26 Books set in another country you’ll absolutely want to read
I don’t know about you, but I love reading books set in another country and books about different cultures. I typically read books set in a destination before I travel there. It always gives me a sense of knowing before I go when I do that. I feel like I’ve walked the streets already and have a sense of the area ahead of time.
I started my Literary Escape Book Club for just that reason! Come join us as we travel the world one book at a time.
Books set in Another Country
Today I’m part of the Winter Bookish Blog Hop, and my question of the day is: What is a book you’ve read set in a different country?
Here are a few of my favorite books set in different countries:
The Little Paris Bookshop by Nina George
Monsieur Perdu calls himself a literary apothecary. From his floating bookstore in a barge on the Seine, he prescribes novels for the hardships of life. Using his intuitive feel for the exact book a reader needs, Perdu mends broken hearts and souls. The only person he can’t seem to heal through literature is himself; he’s still haunted by heartbreak after his great love disappeared. She left him with only a letter, which he has never opened.
After Perdu is finally tempted to read the letter, he hauls anchor and departs on a mission to the south of France, hoping to make peace with his loss and discover the end of the story. Joined by a bestselling but blocked author and a lovelorn Italian chef, Perdu travels along the country’s rivers, dispensing his wisdom and his books, showing that the literary world can take the human soul on a journey to heal itself.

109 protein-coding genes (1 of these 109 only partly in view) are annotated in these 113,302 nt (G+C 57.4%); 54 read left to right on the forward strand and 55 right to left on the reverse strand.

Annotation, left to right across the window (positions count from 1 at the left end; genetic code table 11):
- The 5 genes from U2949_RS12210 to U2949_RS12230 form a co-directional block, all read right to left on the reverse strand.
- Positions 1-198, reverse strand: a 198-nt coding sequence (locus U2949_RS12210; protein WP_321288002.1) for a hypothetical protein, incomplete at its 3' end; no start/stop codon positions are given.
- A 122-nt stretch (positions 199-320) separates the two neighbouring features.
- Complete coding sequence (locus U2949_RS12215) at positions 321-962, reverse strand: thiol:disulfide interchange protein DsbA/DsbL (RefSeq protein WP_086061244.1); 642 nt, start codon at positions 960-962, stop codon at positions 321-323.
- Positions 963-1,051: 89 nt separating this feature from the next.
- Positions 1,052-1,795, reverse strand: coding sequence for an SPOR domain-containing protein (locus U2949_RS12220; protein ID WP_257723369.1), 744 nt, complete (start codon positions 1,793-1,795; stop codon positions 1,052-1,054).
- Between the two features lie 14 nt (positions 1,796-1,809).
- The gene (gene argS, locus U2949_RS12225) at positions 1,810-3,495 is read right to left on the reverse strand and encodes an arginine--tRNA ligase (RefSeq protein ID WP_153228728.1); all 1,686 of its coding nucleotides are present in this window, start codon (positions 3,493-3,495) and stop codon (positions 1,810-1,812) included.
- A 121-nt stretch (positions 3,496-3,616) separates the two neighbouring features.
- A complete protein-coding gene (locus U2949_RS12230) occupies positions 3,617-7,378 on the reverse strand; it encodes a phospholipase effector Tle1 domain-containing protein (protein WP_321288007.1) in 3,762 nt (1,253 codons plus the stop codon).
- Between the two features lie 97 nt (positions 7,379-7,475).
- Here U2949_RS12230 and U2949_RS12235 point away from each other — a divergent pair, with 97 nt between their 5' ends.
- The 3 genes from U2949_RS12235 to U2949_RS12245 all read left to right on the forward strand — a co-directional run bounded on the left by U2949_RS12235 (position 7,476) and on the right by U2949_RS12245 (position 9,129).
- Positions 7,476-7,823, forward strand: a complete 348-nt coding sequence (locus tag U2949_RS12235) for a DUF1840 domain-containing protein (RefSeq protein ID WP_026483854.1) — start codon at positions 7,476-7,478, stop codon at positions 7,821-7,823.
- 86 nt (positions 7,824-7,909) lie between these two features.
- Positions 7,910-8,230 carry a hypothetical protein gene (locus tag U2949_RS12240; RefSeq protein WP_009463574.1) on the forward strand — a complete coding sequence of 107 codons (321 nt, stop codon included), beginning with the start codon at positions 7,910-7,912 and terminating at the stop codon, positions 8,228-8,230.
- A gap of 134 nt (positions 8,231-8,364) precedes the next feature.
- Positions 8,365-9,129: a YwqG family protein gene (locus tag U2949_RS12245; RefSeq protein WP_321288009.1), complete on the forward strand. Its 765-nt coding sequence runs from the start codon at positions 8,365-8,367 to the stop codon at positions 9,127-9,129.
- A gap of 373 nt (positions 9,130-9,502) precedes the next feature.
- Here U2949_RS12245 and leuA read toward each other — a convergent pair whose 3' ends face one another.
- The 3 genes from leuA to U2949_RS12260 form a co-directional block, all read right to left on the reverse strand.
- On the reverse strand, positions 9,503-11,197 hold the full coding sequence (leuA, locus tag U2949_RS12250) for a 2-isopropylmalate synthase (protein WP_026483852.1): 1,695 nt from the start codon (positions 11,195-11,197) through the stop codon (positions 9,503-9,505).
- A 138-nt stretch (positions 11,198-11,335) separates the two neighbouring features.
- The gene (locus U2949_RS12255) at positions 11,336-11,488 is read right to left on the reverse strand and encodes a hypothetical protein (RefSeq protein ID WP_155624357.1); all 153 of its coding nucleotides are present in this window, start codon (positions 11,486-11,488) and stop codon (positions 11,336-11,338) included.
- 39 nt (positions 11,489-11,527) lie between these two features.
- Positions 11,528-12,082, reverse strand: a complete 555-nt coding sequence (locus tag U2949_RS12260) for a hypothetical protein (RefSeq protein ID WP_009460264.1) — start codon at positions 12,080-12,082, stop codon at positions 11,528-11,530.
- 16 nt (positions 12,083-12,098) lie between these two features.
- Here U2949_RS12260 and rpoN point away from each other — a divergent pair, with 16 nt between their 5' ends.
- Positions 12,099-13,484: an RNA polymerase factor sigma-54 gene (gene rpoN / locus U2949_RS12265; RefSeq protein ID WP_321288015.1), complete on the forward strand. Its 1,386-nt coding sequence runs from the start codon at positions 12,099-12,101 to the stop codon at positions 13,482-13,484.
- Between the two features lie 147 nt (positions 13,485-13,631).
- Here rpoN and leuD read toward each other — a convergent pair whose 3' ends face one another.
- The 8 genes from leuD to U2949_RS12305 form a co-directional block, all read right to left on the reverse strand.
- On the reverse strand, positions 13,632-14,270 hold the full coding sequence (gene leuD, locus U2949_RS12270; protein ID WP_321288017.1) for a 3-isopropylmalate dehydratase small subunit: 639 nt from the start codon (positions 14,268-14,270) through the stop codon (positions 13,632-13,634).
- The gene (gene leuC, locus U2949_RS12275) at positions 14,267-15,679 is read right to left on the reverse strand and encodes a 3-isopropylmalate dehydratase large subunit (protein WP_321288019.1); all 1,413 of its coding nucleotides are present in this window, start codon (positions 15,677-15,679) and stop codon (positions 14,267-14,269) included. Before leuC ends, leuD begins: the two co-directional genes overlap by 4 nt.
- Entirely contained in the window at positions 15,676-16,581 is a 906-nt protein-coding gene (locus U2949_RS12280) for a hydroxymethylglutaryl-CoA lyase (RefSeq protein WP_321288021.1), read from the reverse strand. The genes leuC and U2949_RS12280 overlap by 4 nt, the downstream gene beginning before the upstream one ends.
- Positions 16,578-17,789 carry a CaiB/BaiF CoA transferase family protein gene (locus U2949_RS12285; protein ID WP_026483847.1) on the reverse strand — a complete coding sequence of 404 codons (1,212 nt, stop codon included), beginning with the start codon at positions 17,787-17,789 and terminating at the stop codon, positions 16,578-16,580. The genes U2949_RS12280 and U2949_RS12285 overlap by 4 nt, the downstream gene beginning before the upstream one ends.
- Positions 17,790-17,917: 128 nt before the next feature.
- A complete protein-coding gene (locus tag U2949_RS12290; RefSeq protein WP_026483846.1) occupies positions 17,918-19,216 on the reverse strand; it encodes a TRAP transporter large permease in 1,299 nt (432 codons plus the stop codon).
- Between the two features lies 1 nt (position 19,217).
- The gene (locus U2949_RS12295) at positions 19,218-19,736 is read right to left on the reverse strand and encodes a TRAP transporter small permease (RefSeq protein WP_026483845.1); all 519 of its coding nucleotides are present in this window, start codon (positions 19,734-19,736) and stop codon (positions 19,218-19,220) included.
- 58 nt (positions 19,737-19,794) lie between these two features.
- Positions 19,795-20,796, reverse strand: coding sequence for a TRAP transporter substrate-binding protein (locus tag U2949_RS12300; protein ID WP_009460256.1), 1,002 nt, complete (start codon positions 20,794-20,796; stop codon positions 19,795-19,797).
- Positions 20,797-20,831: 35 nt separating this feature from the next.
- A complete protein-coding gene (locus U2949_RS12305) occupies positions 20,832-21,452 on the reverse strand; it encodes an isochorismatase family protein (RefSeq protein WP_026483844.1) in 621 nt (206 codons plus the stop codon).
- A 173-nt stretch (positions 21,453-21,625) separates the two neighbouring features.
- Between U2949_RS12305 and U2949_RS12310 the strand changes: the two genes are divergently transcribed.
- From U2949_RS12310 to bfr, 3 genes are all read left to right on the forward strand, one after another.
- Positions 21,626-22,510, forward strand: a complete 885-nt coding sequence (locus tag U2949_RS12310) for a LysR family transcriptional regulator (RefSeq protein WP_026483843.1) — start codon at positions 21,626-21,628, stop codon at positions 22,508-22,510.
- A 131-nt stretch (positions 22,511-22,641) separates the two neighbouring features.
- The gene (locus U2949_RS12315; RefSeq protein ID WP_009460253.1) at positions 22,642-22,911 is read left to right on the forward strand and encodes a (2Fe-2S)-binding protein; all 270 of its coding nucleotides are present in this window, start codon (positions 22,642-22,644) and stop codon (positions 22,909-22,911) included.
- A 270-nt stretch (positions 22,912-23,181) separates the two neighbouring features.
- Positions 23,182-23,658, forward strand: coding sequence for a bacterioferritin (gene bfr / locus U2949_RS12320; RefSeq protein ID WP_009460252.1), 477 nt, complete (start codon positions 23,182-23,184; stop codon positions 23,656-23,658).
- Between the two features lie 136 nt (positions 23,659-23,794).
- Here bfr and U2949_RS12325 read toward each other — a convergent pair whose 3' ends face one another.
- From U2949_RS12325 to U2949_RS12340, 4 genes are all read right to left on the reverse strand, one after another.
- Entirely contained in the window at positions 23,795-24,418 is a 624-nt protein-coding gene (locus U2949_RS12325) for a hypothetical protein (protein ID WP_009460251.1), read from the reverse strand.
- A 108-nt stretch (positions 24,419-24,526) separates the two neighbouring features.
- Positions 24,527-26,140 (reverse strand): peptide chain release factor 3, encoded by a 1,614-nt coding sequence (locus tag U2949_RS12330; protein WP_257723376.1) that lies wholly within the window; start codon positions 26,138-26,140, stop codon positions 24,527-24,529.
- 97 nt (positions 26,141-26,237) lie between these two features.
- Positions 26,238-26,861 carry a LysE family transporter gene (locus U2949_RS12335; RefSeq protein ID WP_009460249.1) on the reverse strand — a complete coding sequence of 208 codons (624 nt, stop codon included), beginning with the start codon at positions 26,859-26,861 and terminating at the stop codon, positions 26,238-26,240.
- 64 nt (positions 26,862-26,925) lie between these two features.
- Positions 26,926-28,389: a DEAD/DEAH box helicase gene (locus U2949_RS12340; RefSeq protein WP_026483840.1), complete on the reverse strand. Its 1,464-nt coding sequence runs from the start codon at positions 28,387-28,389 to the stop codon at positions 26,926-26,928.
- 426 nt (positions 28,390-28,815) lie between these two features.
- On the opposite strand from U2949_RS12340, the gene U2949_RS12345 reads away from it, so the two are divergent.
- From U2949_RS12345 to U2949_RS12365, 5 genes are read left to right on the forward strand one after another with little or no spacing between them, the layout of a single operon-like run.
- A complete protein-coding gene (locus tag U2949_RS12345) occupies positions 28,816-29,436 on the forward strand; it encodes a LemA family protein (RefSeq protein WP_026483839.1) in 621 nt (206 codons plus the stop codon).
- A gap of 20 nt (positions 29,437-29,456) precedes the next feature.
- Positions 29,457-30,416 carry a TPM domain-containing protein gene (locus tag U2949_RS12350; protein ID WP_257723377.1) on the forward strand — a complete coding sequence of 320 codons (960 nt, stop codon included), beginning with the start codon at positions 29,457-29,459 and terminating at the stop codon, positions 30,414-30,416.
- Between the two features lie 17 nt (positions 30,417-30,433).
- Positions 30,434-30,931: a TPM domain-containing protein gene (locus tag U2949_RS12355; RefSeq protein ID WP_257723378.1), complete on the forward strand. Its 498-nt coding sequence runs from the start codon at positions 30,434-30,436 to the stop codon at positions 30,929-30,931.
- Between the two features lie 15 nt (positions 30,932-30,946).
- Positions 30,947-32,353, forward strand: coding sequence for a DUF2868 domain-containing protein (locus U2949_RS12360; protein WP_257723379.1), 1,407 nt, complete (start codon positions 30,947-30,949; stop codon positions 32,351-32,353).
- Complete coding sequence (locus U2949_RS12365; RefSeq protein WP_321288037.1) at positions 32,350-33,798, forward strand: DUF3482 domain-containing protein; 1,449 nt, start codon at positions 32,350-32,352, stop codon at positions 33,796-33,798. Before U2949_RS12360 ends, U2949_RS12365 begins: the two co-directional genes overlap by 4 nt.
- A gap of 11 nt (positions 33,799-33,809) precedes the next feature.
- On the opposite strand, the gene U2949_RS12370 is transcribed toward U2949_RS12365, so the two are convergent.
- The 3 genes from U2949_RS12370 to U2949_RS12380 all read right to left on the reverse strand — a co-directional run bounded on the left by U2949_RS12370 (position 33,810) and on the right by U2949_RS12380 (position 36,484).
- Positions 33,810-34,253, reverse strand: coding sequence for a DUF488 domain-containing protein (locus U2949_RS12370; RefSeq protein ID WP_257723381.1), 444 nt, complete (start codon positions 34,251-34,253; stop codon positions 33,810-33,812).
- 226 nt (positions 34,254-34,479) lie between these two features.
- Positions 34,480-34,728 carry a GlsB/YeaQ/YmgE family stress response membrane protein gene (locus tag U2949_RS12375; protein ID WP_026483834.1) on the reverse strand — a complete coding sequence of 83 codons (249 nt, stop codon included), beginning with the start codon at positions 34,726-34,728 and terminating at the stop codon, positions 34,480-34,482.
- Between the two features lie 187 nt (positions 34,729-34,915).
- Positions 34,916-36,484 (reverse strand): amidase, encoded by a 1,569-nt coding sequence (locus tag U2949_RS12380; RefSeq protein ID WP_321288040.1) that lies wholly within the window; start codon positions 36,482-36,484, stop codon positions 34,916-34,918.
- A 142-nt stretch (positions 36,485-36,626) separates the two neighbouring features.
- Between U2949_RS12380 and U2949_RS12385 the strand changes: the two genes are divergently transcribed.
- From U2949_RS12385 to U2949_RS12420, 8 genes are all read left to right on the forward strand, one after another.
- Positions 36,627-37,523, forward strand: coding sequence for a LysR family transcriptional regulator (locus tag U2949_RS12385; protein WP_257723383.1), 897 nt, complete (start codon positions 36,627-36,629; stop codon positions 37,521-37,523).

If you fancy a trip to Paris or down the Seine, you’ll enjoy this book! You’ll take a scenic tour of France with Monsieur Perdu on his floating bookstore barge. This book was completely different than I expected. I actually almost stopped reading it, but I’m really glad I didn’t.
A gentle story of love and healing. You can find other books set in France here
The Bad-Ass Librarians of Timbuktu by Joshua Hammer
In the 1980s, a young adventurer and collector for a government library, Abdel Kader Haidara, journeyed across the Sahara Desert and along the Niger River, tracking down and salvaging tens of thousands of ancient Islamic and secular manuscripts that were crumbling in the trunks of desert shepherds. His goal: to preserve this crucial part of the world’s patrimony in a gorgeous library. But then Al Qaeda showed up at the door.
This book wound up being completely different than expected, but I really enjoyed it. It is a history lesson in NW Africa, specifically Mali. Hammer talks about the history of the precious documents that Haidara was saving. How the myth of the uneducated African is just that, a myth. Centuries-old manuscripts that talk about medicine, astronomy, politics, legal matters and much more are proof of a proud, educated history in Mali and the Western Africa region.
The Day the World Came to Town by Jim DeFede